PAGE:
Americans are responsible for losing their freedoms


WASHINGTON, September 11, 2014 – There are now, as there have always been, serious threats to American freedom. It is often believed that such threats come primarily from enemies abroad, as in the case of the Nazis and the Japanese during World War II, or the Soviet Union during the Cold War.

Even today there are concerns about threats to our security from such terrorist groups as al Qaeda and the Islamic State. These threats are real and must be defeated, and it is true that America’s leadership role in the world has diminished under the current administration.

In the end, however, groups like these are a challenge, not a long-term threat to our freedom.

What does threaten our freedom, in part, is how we respond to such international turmoil. During World War I, we curtailed freedom of speech. During World War II, we interred Japanese-Americans.

During the Cold War, we launched governmental investigations into the private political philosophies of countless Americans.

Now, in the name of the war on terrorism, we are tapping the phones and reviewing the e-mails of millions of our citizens. John Brennan, the director of the C.I.A., even admits spying on members of Congress, including Sen. Diane Feinstein (D-CA), chair of the Senate Intelligence Committee.

When non-elected government bureaucrats are able to spy on the elected representatives of the people, our constitutional system of government is in trouble.

We would do well to consider the predictions that have been made about how American freedom might be lost.  In most cases, it is Americans themselves who have been viewed as the likely culprits, wanting something else more than freedom, and being prepared to trade that freedom for their desired objects.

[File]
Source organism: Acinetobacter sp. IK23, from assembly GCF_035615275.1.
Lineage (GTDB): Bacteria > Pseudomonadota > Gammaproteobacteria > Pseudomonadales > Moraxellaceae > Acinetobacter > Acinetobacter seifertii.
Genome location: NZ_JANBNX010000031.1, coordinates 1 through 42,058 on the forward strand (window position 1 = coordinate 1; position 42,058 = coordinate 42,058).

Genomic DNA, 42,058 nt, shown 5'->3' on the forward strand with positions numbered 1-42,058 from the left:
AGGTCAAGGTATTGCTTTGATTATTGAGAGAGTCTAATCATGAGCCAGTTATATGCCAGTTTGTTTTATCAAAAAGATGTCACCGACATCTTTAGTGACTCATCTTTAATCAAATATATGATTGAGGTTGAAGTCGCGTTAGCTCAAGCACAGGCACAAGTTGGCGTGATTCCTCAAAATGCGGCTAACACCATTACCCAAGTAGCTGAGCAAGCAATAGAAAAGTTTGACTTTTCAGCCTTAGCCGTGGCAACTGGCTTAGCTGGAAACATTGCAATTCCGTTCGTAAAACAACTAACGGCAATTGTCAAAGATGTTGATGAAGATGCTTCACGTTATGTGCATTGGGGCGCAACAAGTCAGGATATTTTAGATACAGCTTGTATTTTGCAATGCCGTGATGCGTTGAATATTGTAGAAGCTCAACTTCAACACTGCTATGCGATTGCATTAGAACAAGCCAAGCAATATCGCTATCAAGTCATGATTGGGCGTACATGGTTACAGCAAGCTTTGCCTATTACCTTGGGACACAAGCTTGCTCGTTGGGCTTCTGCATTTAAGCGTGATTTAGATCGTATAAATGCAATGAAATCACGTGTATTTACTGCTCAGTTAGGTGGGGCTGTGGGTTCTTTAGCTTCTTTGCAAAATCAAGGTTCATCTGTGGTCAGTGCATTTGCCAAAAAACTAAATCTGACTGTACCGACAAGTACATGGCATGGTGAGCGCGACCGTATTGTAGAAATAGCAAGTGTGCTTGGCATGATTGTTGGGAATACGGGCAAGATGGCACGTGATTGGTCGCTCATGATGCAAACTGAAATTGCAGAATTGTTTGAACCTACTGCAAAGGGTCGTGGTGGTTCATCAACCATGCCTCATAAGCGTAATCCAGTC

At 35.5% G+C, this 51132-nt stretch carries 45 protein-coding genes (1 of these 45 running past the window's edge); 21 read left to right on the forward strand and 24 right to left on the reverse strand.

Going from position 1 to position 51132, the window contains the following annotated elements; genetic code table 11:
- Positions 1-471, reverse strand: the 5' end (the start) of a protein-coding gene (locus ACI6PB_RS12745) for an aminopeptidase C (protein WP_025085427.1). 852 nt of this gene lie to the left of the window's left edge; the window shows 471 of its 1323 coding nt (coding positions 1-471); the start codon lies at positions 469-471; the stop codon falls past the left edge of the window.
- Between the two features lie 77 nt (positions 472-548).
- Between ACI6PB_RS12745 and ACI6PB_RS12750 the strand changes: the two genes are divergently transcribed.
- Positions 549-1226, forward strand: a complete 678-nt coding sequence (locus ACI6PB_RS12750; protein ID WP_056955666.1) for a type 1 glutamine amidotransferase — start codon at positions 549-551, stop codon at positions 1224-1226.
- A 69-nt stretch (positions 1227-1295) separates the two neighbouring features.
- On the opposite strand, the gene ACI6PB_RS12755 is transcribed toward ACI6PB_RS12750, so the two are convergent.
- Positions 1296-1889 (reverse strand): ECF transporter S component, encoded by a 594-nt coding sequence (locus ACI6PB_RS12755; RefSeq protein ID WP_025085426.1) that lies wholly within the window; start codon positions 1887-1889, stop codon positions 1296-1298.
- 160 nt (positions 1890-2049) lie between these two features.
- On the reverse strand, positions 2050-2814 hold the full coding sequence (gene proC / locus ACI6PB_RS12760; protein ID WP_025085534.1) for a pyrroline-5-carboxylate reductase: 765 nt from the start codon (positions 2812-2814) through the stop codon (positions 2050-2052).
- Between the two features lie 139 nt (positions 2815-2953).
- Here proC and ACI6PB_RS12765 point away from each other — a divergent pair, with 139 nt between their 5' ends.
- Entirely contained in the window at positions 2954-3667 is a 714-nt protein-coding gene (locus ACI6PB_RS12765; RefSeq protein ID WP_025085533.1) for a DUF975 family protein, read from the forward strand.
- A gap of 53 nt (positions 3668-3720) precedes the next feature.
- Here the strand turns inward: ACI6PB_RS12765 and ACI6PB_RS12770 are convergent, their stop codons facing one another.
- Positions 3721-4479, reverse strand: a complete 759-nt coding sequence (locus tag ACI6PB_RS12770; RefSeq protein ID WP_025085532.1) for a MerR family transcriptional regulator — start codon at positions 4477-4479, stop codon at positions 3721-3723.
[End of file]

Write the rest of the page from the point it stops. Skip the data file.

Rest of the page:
In “On Power,”  the French political philosopher, Bertrand De Jouvenel points out that we frequently say, “Liberty is the most precious of all goods” without noticing what this concept implies.

He writes:

“A good thing which is of great price is not one of the primary necessities.  Water costs nothing at all, and bread very little?  What costs  much is something like a Rembrandt, which though its price is above rubies, is wanted by very few people and by none who have not, as it happens a sufficiency of bread and water.

Precious things, therefore, are really desired by but few human beings and not even by them until their primary needs have been amply provided for.  It is from this point of view that liberty needs to be looked at—the will to be free is in time of danger extinguished and revives again when  once the need of security has received satisfaction.  Liberty is in fact only a secondary need;  the primary need is security.”

From the beginning of history, the great philosophers predicted that democratic government would produce this result. Plato, Aristotle, and more recently De Tocqueville, Lord Bryce and Macaulay predicted that men would give away their freedom voluntarily for what they perceived as greater security.

De Jouvenel concludes:

“The state, when once it is made the giver of protection and security, has but to urge the necessities of its protectorate and overlordship to justify its encroachments.”

In a similar vein, Thomas Babbington Macaulay, writing to Henry Randall in 1857, lamented:

“I have long been convinced that institutions purely democratic must, sooner or later, destroy liberty or civilization of both.  In Europe, , where the population is dense, the effect of such institutions would be almost instantaneous…Either the poor would plunder the rich, and civilization would perish;  or order and prosperity would be saved by a strong military government and liberty would perish.”